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Krishnagiri Fort
The second important hillock with an imposing citadel is known as Krishnagiri. It is also known as the English Mountain, perhaps because the British residents occupied the fort here, for some time. The Krishnagiri Fort lies to the North of Tiruvannamalai road. It is smaller in size and height compared to the Rajagiri fort. A flight of steps of granite pieces carries us to its top. Another fort connected with Rajagiri with a low rocky ridge is called Chandrayan Durg, Chandragiri or St. George’s Mountain. The military and strategic value of this fort has been relatively lesser, but it has some interesting buildings of later period.

The third fort for some reason is called Chakkiliya Durg or Chamar Tikri - meaning the fort of the cobblers. I really do not know why it had acquired such a name. Probably the royal saddlers and military shoemakers had set up their workshops over there, as Gingee obviously was a military encampment. There is also a smaller and less important fourth hill, the summit of which is also well fortified. There is nothing much-left of Chandrayan Durg and Chakkilli Durg. Their flanks are now completely covered with thorny shrubs and stone pieces. However, they provide challenging trekking opportunity to the visitors to Gingee.
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Sri Ranganatha Temple

Any account of Gingee should include a description of the rock-cut shrine of Singavaram, situated about 3 km from the fortress on a fifth hill called Singavaram hill. It is a unique Vishnu temple. The deity of the shrine is Lord Ranganatha. Lord Ranganatha is seen reclining on the serpent with his head turned to a side. The expression on the face of the Lord is most benign and charming. The Gingee Ranganathan can be ranked as one of the most beautiful Vishnu idols anywhere. It is interesting to note that the place where the Singavaram rock cut exists seems to have been originally a centre of Jain religion. Several small and large Jain rock cuts and monoliths are found around the temple. Gingee, hence, has emerged as an important surviving link of the Tamil Jain tradition and Singavaram hill is visited both by the Hindu and Jain pilgrims.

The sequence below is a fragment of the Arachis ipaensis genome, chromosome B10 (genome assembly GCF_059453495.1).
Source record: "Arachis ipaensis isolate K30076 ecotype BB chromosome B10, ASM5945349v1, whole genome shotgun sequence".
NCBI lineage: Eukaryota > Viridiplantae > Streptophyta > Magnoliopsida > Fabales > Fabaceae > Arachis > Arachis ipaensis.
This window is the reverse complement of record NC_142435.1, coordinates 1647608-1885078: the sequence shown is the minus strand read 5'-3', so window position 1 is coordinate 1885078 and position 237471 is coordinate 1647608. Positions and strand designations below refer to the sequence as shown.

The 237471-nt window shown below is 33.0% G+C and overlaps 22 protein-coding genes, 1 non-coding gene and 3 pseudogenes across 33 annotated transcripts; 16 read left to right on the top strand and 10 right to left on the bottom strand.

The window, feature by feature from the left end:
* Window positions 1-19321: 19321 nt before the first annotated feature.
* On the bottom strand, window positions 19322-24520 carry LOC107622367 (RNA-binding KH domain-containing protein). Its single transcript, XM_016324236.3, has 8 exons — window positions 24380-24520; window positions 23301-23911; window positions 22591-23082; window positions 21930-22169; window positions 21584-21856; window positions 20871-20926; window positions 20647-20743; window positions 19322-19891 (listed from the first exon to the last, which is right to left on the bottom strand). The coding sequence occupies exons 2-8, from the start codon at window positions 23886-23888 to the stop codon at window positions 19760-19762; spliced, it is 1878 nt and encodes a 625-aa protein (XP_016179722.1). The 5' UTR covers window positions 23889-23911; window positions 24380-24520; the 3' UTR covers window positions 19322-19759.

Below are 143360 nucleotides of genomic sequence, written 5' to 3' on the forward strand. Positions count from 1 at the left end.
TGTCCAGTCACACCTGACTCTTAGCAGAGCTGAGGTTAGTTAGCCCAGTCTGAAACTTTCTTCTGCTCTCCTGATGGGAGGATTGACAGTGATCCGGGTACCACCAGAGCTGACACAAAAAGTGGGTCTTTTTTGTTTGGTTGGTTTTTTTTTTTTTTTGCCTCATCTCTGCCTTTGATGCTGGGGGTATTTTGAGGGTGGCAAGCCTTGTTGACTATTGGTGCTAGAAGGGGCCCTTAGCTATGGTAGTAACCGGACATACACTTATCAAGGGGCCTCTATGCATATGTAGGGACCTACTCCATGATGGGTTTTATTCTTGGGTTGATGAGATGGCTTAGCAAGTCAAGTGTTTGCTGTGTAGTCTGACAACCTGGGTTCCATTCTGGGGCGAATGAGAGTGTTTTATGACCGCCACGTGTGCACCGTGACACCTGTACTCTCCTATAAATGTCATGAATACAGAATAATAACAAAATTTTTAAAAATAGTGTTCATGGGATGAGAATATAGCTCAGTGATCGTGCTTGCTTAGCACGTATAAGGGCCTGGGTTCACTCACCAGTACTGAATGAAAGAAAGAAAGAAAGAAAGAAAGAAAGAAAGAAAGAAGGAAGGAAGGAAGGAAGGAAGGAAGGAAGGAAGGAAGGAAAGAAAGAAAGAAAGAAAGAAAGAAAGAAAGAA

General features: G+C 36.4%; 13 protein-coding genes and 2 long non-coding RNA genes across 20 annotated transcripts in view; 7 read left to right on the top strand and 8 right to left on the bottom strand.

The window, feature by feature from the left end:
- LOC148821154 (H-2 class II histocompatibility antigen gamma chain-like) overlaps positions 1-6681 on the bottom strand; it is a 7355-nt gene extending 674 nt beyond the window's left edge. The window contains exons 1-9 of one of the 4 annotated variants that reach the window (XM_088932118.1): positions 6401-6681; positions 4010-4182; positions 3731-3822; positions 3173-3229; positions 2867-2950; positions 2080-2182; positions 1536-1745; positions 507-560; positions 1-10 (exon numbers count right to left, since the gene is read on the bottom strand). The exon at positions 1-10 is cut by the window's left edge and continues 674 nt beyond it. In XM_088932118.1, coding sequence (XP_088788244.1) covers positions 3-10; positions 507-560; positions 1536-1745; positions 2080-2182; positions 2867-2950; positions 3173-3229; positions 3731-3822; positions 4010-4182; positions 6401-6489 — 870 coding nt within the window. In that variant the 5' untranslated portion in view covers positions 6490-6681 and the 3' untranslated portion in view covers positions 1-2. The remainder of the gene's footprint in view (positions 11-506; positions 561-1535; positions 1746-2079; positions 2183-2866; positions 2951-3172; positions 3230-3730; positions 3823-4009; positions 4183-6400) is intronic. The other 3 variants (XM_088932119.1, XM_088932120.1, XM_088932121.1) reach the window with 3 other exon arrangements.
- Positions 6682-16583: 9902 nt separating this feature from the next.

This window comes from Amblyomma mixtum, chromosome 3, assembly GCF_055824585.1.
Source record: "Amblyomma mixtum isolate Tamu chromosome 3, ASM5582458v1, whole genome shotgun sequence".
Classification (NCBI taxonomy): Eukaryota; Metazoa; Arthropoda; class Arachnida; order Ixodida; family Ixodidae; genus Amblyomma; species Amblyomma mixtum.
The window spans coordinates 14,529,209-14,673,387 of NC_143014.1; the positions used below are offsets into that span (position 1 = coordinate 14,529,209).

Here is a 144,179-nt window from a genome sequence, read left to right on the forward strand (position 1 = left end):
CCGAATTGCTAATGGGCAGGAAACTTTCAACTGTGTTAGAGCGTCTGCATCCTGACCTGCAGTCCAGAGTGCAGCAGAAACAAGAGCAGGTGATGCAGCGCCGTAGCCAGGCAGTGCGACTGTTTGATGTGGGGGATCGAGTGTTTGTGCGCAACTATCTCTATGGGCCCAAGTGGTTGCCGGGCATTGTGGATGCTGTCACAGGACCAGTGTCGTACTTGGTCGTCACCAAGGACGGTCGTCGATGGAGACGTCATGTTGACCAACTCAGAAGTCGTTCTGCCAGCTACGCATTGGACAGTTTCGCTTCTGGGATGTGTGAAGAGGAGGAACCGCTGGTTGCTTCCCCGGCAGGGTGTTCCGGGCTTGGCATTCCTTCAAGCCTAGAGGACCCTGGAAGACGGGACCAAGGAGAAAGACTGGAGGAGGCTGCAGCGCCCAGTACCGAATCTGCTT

According to legend, it is the original image of Ranganatha from the famous Srirangam temple, which was taken away, from Srirangam and hidden in Gingee, for the sake of safety, during the plundering of Srirangam at the hands of the Mohammedan invader Malik Kafur. Lord Ranganatha is said to have been the tutelary Lord of Gingee and the personal deity (isht devata) of Raja Desingh. There is an underground tunnel that connects the Rajagiri fortress with the temple and is supposed to have been used by Raja Desingh and his queen to visit the temple unobserved. The existence of the tunnel itself is an indicator of the authenticity of the image. The fact that the idol was hidden among the rocks in a discarded Jain rock cut cave and was being worshipped unobserved by the public is enough proof of the idol being a very ancient and important one.

This tunnel is supposed to actually connect two towns, the great and little Gingee, surrounded by a wall. This wall is three miles in circumference and encloses the two towns and five mountains of rugged rocks on the summit of which were built five strong forts. The fifth mountain is Singavaram hill - in addition to the four already mentioned forts, namely, Rajagiri, Krishnagiri, Chandrayan Durg and Chakkili Durg.According to E. Scott Waring, Great Gingee referred to the whole area including Singavaram, and little Gingee was very likely to be Gingee proper, i.e., the area covered by four other mountains. There were two separate towns known as Sheo Gingee (Siva Gingee) and Vishnu Gingee (Vishnu Gingee - the latter being regarded by him as a popular and flourishing town) surrounded by walls of considerable circumference. The court of Sheo Gingee was formed into a citadel with basements and battlements and consequently thinly inhabited; Vishnu Gingee was flourishing and the resort of an immense number of pilgrims, hence it can with great probability be identified with Singavaram. A visit to Gingee would be incomplete without a visit to Singavaram to see the reclining Vishnu and the Jain rock cuts.

C K Gariyali IAS
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